When uploading, a redirect can cause a local (or remote) file to be overwritten. Apps must not allow any unsanitized URL to be passed in for uploads. Also, CURLOPT_FOLLOWLOCATION should not be used on uploads. Instead, the app should handle redirects itself, sanitizing each URL first.
Use of CURLOPT_UNRESTRICTED_AUTH could cause authentication information to be sent to an unknown second server. Apps can mitigate against this by disabling CURLOPT_FOLLOWLOCATION and handling redirects itself, sanitizing where necessary.
Use of the CURLAUTH_ANY option to CURLOPT_HTTPAUTH could result in user name and password being sent in clear text to an HTTP server. Instead, use CURLAUTH_ANYSAFE which ensures that the password is encrypted over the network, or else fail the request.
Use of the CURLUSESSL_TRY option to CURLOPT_USE_SSL could result in user name and password being sent in clear text to an FTP server. Instead, use CURLUSESSL_CONTROL to ensure that an encrypted connection is used or else fail the request.
If cookies are enabled and cached, then a user could craft a URL which performs some malicious action to a site whose authentication is already stored in a cookie. e.g. http://mail.example.com/delete-stuff.cgi?delete=all Apps can mitigate against this by disabling cookies or clearing them between requests.
SCP URLs can contain raw commands within the scp: URL, which is a side effect of how the SCP protocol is designed. e.g. scp://user:pass@host/a;date >/tmp/test; Apps must not allow unsanitized SCP: URLs to be passed in for downloads.
A malicious server could cause libcurl to effectively hang by sending a trickle of data through, or even no data at all but just keeping the TCP connection open. This could result in a denial-of-service attack. The CURLOPT_TIMEOUT and/or CURLOPT_LOW_SPEED_LIMIT options can be used to mitigate against this.
A malicious server could cause libcurl to effectively hang by starting to send data, then severing the connection without cleanly closing the TCP connection. The app could install a CURLOPT_SOCKOPTFUNCTION callback function and set the TCP SO_KEEPALIVE option to mitigate against this. Setting one of the timeout options would also work against this attack.
A malicious server could cause libcurl to download an infinite amount of data, potentially causing all of memory or disk to be filled. Setting the CURLOPT_MAXFILESIZE_LARGE option is not sufficient to guard against this. Instead, the app should monitor the amount of data received within the write or progress callback and abort once the limit is reached.
A malicious HTTP server could cause an infinite redirection loop, causing a denial-of-service. This can be mitigated by using the CURLOPT_MAXREDIRS option.
User-supplied data must be sanitized when used in options like CURLOPT_USERAGENT, CURLOPT_HTTPHEADER, CURLOPT_POSTFIELDS and others that are used to generate structured data. Characters like embedded carriage returns or ampersands could allow the user to create additional headers or fields that could cause malicious transactions.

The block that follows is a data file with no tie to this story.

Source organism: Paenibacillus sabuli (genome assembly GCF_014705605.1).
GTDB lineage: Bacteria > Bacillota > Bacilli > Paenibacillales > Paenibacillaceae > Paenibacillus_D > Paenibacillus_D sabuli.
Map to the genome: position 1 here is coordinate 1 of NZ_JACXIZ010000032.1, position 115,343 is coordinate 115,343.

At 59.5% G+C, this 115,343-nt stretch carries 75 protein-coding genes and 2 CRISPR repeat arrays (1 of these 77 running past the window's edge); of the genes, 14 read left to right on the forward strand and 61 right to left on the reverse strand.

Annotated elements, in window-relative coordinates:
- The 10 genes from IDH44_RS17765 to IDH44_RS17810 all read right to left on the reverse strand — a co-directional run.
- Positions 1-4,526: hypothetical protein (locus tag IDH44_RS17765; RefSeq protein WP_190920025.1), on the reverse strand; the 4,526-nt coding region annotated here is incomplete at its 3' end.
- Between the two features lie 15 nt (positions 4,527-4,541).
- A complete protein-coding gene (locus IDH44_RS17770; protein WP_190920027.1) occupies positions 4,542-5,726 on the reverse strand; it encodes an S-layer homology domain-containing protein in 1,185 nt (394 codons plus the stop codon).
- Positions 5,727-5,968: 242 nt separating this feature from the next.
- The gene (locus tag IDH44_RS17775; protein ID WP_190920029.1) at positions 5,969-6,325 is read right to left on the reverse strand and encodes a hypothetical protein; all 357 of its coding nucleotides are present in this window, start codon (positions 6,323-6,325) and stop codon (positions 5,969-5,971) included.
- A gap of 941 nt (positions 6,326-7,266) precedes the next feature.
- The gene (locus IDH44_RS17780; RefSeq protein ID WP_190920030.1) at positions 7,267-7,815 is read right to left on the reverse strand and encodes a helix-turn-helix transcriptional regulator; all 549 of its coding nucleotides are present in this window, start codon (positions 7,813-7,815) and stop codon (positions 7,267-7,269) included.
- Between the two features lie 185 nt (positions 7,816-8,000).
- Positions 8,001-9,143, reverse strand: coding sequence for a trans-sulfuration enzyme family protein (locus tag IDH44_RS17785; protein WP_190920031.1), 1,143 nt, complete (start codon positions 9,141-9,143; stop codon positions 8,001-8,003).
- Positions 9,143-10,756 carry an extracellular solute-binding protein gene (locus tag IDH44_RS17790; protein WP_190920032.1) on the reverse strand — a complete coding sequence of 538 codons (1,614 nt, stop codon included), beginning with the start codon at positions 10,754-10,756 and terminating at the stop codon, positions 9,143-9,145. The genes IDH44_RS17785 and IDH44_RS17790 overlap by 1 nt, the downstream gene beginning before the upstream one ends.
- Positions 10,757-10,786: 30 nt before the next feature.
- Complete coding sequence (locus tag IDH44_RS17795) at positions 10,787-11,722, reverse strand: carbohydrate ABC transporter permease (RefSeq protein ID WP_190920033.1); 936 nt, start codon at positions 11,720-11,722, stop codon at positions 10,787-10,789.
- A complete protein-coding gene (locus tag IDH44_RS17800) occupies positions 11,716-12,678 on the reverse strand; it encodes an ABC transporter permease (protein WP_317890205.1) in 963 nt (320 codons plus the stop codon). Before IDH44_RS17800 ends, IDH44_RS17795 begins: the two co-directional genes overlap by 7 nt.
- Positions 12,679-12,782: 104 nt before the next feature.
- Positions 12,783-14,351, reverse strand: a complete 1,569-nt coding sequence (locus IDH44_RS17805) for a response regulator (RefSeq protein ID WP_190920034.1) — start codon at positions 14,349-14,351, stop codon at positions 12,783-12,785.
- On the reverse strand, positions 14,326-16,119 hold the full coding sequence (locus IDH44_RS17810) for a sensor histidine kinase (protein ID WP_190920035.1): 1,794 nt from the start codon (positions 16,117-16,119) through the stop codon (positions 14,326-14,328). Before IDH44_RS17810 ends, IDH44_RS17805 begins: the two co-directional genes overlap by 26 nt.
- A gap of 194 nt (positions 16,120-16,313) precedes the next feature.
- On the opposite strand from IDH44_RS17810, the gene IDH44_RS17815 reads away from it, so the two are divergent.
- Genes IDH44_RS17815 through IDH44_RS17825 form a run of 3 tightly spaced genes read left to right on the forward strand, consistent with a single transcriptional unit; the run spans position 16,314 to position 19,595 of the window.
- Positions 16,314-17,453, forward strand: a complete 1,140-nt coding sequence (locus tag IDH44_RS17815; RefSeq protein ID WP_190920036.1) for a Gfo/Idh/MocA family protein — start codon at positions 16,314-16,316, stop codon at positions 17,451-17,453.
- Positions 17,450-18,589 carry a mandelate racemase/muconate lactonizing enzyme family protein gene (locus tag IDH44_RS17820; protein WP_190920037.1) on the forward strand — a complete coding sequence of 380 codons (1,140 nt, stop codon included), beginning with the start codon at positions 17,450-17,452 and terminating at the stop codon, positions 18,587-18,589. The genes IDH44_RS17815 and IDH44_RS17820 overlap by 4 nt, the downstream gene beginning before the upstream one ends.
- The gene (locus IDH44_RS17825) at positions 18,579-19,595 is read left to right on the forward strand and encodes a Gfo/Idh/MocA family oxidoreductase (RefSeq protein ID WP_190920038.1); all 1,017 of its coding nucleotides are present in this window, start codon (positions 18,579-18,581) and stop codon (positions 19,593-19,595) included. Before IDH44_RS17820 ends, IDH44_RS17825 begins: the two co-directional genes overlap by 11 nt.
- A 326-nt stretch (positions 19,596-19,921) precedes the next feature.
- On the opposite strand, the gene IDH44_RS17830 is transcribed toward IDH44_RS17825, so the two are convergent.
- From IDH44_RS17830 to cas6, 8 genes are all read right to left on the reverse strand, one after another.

A server can supply data which the application may, in some cases, use as a file name. The curl command-line tool does this with --remote-header-name, using the Content-disposition: header to generate a file name. An application could also use CURLINFO_EFFECTIVE_URL to generate a file name from a server-supplied redirect URL. Special care must be taken to sanitize such names to avoid the possibility of a malicious server supplying one like "/etc/passwd", "\autoexec.bat", "prn:" or even ".bashrc".
A secure application should never use the CURLOPT_SSL_VERIFYPEER option to disable certificate validation. There are numerous attacks that are enabled by apps that fail to properly validate server TLS/SSL certificates, thus enabling a malicious server to spoof a legitimate one. HTTPS without validated certificates is potentially as insecure as a plain HTTP connection.
On a related issue, be aware that even in situations like when you have problems with libcurl and ask someone for help, everything you reveal in order to get best possible help might also impose certain security related risks. Host names, user names, paths, operating system specifics, etc. (not to mention passwords of course) may in fact be used by intruders to gain additional information of a potential target.
Be sure to limit access to application logs if they could hold private or security-related data. Besides the obvious candidates like user names and passwords, things like URLs, cookies or even file names could also hold sensitive data.
To avoid this problem, you must of course use your common sense. Often, you can just edit out the sensitive data or just search/replace your true information with faked data.